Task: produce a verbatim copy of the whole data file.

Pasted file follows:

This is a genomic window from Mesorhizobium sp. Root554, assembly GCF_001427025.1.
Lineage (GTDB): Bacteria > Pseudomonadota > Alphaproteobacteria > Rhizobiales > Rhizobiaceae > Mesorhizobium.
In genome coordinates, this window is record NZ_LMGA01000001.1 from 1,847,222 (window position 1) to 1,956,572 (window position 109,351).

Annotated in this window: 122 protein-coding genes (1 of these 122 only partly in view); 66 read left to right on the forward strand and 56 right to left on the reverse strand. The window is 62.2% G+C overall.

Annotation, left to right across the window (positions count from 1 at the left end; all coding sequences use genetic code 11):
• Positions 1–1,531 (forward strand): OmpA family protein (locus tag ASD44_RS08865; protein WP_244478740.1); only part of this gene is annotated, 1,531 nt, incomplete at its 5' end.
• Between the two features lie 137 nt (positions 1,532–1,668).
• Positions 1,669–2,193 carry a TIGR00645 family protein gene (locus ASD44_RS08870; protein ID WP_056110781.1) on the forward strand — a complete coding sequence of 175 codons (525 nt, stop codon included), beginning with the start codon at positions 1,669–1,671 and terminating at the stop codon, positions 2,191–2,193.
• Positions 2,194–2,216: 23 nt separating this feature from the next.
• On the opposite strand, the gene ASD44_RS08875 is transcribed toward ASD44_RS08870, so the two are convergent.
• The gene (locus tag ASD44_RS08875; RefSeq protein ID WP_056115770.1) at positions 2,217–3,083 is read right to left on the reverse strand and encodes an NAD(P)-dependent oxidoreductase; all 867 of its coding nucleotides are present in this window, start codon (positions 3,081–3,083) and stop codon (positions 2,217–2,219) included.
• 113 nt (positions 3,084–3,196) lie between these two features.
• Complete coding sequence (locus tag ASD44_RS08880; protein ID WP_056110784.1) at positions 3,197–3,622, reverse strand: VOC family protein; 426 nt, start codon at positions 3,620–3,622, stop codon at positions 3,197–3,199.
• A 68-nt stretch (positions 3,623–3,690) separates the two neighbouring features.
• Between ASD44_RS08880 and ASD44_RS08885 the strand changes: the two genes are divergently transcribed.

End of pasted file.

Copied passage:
This is a genomic window from Mesorhizobium sp. Root554, assembly GCF_001427025.1.
Lineage (GTDB): Bacteria > Pseudomonadota > Alphaproteobacteria > Rhizobiales > Rhizobiaceae > Mesorhizobium.
In genome coordinates, this window is record NZ_LMGA01000001.1 from 1,847,222 (window position 1) to 1,956,572 (window position 109,351).

Annotated in this window: 122 protein-coding genes (1 of these 122 only partly in view); 66 read left to right on the forward strand and 56 right to left on the reverse strand. The window is 62.2% G+C overall.

Annotation, left to right across the window (positions count from 1 at the left end; all coding sequences use genetic code 11):
• Positions 1–1,531 (forward strand): OmpA family protein (locus tag ASD44_RS08865; protein WP_244478740.1); only part of this gene is annotated, 1,531 nt, incomplete at its 5' end.
• Between the two features lie 137 nt (positions 1,532–1,668).
• Positions 1,669–2,193 carry a TIGR00645 family protein gene (locus ASD44_RS08870; protein ID WP_056110781.1) on the forward strand — a complete coding sequence of 175 codons (525 nt, stop codon included), beginning with the start codon at positions 1,669–1,671 and terminating at the stop codon, positions 2,191–2,193.
• Positions 2,194–2,216: 23 nt separating this feature from the next.
• On the opposite strand, the gene ASD44_RS08875 is transcribed toward ASD44_RS08870, so the two are convergent.
• The gene (locus tag ASD44_RS08875; RefSeq protein ID WP_056115770.1) at positions 2,217–3,083 is read right to left on the reverse strand and encodes an NAD(P)-dependent oxidoreductase; all 867 of its coding nucleotides are present in this window, start codon (positions 3,081–3,083) and stop codon (positions 2,217–2,219) included.
• 113 nt (positions 3,084–3,196) lie between these two features.
• Complete coding sequence (locus tag ASD44_RS08880; protein ID WP_056110784.1) at positions 3,197–3,622, reverse strand: VOC family protein; 426 nt, start codon at positions 3,620–3,622, stop codon at positions 3,197–3,199.
• A 68-nt stretch (positions 3,623–3,690) separates the two neighbouring features.
• Between ASD44_RS08880 and ASD44_RS08885 the strand changes: the two genes are divergently transcribed.